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TORQUE AND ANGULAR ACCELERATION

1
2

F a

F = ma

K = m v2

= I

KR = I 2

1
2

v
Two forms of
Newtons second law

a
tt
m I

Dr. Abdallah M. Azzeer

1010-8. Work ,Power and Energy in Rotational Motion


Lets consider a motion of a rigid body with a single external force F exerting
on the point P, moving the object by ds.
The work done by the force F as the
object
rotates
through
the
infinitesimal distance ds=rd is

dW = F d s = (F sin )rd

dW = (rFsin )d = d
P =

dW d
=
=
dt
dt

Dr. Abdallah M. Azzeer

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= I

d = I d d = I d
= I

d
d dt
dt

dW = d = Id
f

W = d = Id = I 2f I i2
2
2
The rotational work done by an external force equals the change in rotational
energy.

Dr. Abdallah M. Azzeer

Dr. Abdallah M. Azzeer

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example 10.14

READ EXAMPLE 10.14 & try to solve

Dr. Abdallah M. Azzeer

Sample Problem
Figure 11-17a shows a uniform disk, with mass
M = 2.5 kg and radius R = 20 cm, mounted on a
fixed horizontal axle. A block with mass m = 1.2
kg hangs from a massless cord that is wrapped
around the rim of the disk. Find the acceleration
of the falling block, the angular acceleration of
the disk, and the tension in the cord. The cord
does not slip, and there is no friction at the axle.

Dr. Abdallah M. Azzeer

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SOLUTION:

TR = I
I
T=
R
a = R

Both clockwise

Therefore,

I a ( 12 M R 2 ) a 1
T= 2 =
= 2 M a 2 Positive a is down.
2
R
R
m g T = m a Positive direction is down.
a
m g = m a + T = m a + 12 M a = (2 m + M )
2
Dr. Abdallah M. Azzeer

a =g

2m
(2) (1.2 kg )
= (9.8 m / s 2 )
M + 2m
2.5 kg + (2) (1.2 kg)

= 4.8 m / s 2

Positive direction of a is down.

T = 12 Ma = 12 (2. kg ) ( 4.8 m / s 2 )
= 6. 0 N
a 4.8 m / s 2
= =
= 24 rad / s 2
R
0.20m
The angular acceleration is clockwise.

Dr. Abdallah M. Azzeer

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Sample Problem
Let the disk in the previous Sample Problem start
from rest at time t = 0. What is its rotational kinetic
energy K at t = 2.5 s?

= 0 + t = 0 + t = t
Note that alpha is clockwise.

K = 12 I 2 = 12 ( 12 MR 2 ) ( t ) 2 = 14 M (R t ) 2
=

1
4

(2.5 kg) [(0.20 m)(24 rad / s 2 ) (2.5 s)]2

= 90 J

Dr. Abdallah M. Azzeer

An alternative way :

K = Ki + W = 0 + W = W

W = ( f i ) = T R ( f i )
Note that the torque is clockwise

f i = i t + 12 t 2 = 0 + 12 t 2 = 12 t 2

Clockwise

K = W = T R (f i ) = T R ( 12 t 2 ) = 12 T R t 2
= 12 (6.0 N) (0.20 m) (24 rad / s 2 ) (2.5 s) 2
= 90 J

Dr. Abdallah M. Azzeer

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10

example 10.15
Two masses m1 (5 kg) and m2 (10 kg) are
hanging from a pulley of mass M (3 kg) and
radius R (0.1 m), as shown. There is no slip
between the rope and the pulleys.
(a) What will happen when the masses are
released?
(b) Find the velocity of the masses after they
have fallen a distance of 0.5 m.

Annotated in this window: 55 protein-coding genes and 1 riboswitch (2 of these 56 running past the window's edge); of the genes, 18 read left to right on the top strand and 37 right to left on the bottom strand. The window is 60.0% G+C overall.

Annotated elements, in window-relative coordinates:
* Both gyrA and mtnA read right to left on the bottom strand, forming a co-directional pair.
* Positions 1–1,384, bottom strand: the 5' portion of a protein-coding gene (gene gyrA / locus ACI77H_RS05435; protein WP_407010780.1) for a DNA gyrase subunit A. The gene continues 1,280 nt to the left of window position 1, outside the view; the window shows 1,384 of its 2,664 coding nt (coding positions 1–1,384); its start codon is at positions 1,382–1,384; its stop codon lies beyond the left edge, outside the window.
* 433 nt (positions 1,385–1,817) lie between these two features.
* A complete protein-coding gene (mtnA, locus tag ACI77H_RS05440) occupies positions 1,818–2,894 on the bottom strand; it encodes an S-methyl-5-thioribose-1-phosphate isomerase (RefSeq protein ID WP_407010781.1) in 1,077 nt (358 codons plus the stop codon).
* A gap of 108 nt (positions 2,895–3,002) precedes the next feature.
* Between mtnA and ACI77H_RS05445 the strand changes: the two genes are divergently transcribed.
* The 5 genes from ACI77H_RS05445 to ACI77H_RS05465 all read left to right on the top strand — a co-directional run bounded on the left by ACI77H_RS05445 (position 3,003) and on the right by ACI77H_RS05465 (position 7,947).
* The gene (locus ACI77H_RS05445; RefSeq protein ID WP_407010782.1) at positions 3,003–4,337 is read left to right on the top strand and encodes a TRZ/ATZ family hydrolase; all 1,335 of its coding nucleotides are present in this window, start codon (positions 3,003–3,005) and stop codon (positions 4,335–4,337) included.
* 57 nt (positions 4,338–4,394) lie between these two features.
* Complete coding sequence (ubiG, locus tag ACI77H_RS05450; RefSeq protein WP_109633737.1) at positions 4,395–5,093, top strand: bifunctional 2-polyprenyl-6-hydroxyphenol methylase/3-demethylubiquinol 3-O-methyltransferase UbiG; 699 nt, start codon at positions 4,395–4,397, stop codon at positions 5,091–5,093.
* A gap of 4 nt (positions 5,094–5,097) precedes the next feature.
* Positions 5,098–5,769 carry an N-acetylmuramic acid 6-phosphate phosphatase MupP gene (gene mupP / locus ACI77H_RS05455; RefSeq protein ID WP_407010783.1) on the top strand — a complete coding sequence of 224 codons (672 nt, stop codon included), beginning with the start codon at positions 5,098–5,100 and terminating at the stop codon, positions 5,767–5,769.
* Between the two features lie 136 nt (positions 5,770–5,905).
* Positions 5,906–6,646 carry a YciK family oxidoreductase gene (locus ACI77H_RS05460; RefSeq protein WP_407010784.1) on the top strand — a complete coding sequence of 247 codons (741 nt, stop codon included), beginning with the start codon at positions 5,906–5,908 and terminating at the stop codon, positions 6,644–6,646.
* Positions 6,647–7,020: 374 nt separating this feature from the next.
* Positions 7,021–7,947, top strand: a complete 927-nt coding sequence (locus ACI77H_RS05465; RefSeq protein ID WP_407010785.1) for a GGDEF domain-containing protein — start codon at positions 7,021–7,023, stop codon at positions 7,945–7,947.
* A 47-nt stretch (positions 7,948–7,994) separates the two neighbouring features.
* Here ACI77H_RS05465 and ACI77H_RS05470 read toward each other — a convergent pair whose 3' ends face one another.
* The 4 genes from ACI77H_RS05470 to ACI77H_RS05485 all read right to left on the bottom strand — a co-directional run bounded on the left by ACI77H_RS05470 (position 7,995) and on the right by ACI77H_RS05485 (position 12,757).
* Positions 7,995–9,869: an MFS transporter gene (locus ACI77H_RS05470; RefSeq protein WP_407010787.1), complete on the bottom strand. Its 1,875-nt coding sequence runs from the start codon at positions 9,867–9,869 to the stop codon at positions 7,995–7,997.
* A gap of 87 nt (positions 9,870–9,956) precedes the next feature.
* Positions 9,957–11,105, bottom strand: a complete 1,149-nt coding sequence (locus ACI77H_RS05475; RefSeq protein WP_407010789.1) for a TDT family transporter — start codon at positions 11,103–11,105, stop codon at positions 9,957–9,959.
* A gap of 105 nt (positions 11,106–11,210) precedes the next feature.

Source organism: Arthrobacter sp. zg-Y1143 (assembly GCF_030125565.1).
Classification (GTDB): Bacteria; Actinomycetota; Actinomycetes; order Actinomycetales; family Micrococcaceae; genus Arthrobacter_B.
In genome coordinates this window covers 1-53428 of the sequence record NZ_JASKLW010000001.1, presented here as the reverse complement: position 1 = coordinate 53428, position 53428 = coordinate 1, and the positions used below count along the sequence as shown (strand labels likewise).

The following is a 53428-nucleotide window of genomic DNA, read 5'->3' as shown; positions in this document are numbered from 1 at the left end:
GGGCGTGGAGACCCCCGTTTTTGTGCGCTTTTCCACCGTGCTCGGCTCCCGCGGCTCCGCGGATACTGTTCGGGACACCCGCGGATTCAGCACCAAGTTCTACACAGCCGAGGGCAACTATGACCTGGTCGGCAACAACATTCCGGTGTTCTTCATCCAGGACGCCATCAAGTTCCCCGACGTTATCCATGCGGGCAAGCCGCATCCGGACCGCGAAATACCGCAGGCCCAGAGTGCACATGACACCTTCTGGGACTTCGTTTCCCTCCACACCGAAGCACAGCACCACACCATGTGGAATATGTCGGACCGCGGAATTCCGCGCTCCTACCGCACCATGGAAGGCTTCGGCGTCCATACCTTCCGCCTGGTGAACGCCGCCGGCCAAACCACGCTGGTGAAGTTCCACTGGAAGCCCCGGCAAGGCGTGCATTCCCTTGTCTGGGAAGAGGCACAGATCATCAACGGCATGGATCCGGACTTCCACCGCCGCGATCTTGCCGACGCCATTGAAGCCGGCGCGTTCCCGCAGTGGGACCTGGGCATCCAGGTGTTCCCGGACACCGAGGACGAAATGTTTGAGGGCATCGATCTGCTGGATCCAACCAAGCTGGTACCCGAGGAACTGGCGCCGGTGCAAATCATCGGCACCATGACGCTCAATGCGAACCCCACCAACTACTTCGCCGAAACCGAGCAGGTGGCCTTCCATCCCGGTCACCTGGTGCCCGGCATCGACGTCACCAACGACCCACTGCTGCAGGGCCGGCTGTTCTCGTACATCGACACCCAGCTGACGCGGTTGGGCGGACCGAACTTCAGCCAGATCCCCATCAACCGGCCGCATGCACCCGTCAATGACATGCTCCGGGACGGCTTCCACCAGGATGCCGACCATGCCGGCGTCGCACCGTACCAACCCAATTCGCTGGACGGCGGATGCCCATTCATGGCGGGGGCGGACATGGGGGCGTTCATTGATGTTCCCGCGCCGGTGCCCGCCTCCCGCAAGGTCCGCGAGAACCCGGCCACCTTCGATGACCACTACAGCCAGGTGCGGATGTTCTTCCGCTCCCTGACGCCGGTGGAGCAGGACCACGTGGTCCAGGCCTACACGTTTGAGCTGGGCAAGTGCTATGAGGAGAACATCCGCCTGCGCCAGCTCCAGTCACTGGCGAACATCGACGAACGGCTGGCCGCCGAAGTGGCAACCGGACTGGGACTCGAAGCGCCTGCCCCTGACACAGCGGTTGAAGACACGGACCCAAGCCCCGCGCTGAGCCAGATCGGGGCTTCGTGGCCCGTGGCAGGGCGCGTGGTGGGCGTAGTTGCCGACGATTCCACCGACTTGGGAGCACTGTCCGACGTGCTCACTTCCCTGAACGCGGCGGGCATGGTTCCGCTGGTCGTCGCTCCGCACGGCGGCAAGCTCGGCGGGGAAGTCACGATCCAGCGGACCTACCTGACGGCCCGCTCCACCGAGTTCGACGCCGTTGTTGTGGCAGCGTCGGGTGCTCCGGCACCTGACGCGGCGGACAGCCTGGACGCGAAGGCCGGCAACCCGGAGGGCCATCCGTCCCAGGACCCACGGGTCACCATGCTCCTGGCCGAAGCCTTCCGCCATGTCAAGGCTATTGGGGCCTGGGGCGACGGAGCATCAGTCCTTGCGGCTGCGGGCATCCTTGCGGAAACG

(c) What is the angular velocity of the pulley at
that moment?

READ EXAMPLE 10.15 & try to solve

Dr. Abdallah M. Azzeer

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Sample Problem
To throw an 80 kg opponent with a
basic judo hip throw, you intend to
pull his uniform with a force F and a
moment arm d1 = 0.30 m from a pivot
point (rotation axis) on your right hip
(see Fig.). You wish to rotate him
about the pivot point with an angular
acceleration of - 6.0 rad/s2 - that is,
with an angular acceleration that is
clockwise in the figure. Assume that
his rotational inertia I relative to the
pivot point is 15 kgm2.
(a) What must the magnitude of F be if, before you throw him, you bend your
opponent forward to bring his center of mass to your hip?

Dr. Abdallah M. Azzeer

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SOLUTION:
I (15 kg m 2 ) (6.0 rad / s 2 )
=
F=
= 300 N
d1
0.30 m
The angular acceleration and torque are both clockwise.
(b) What must the magnitude of F be if your opponent remains upright before
you throw him, so that Fg has a moment arm d2 = 0.12 m from the pivot
point?

d1F + d 2 mg = I The clockwise torque is negative.


2
Note that alpha is + 6.0 rad/s .

F=

I d 2 mg
(0.12 m) (80 kg ) (9.8 m / s 2 )
+
= 300 N +
= 613.6 N 610 N
d1
d1
0.30 m

To minimize the required force, you should bend your opponent to bring his
center of mass to your hip.

Dr. Abdallah M. Azzeer

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Problem: Two bicycles roll down a hill that is 20m high. Both bicycles
have a total mass of 12kg and 700 mm diameter wheels (r =0.350 m). The
first bicycle has wheels that weigh 0.6 kg each, and the second bicycle has
wheels that weigh 0.3 kg each. Neglecting air resistance, which bicycle
has the faster speed at the bottom of the hill? (Consider the wheels to be
thin hoops).

Dr. Abdallah M. Azzeer

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The only friction is static friction, so there are no non-conservative forces. (Static
friction involves no motion and since work is defined as W = Fd, when there is no
distance involved, there is no work/energy used).
Mechanical Energy is Conserved, so:
Ei = Ef
KEi +PEi = KEf +PEf
(1/2)mvi2 + (1/2)Ii2 + mghi = (1/2)mvf2 + 2*(1/2)If2 + mghf
mghi = (1/2)mvf2 + 2(1/2)If2 (The two for two wheels).
Now w is given by =v/r where v is the velocity of the rim of the wheel and is the
same as the velocity of the bike. I is given by Mr2 where M is the mass of the tire.
mgh = (1/2)mvf2 + Mr2vf2/r2= (1/2)mvf2 + Mvf2

So for the first bike vf = 19.3 m/s


For the second bike, the wheels have a mass of 0.6 kg, and we get
vf = 18.9 m/s
Why is this true? More of the potential energy goes into rotational kinetic energy
and less into translational kinetic energy when the wheel has more mass.

Dr. Abdallah M. Azzeer

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Dr. Abdallah M. Azzeer

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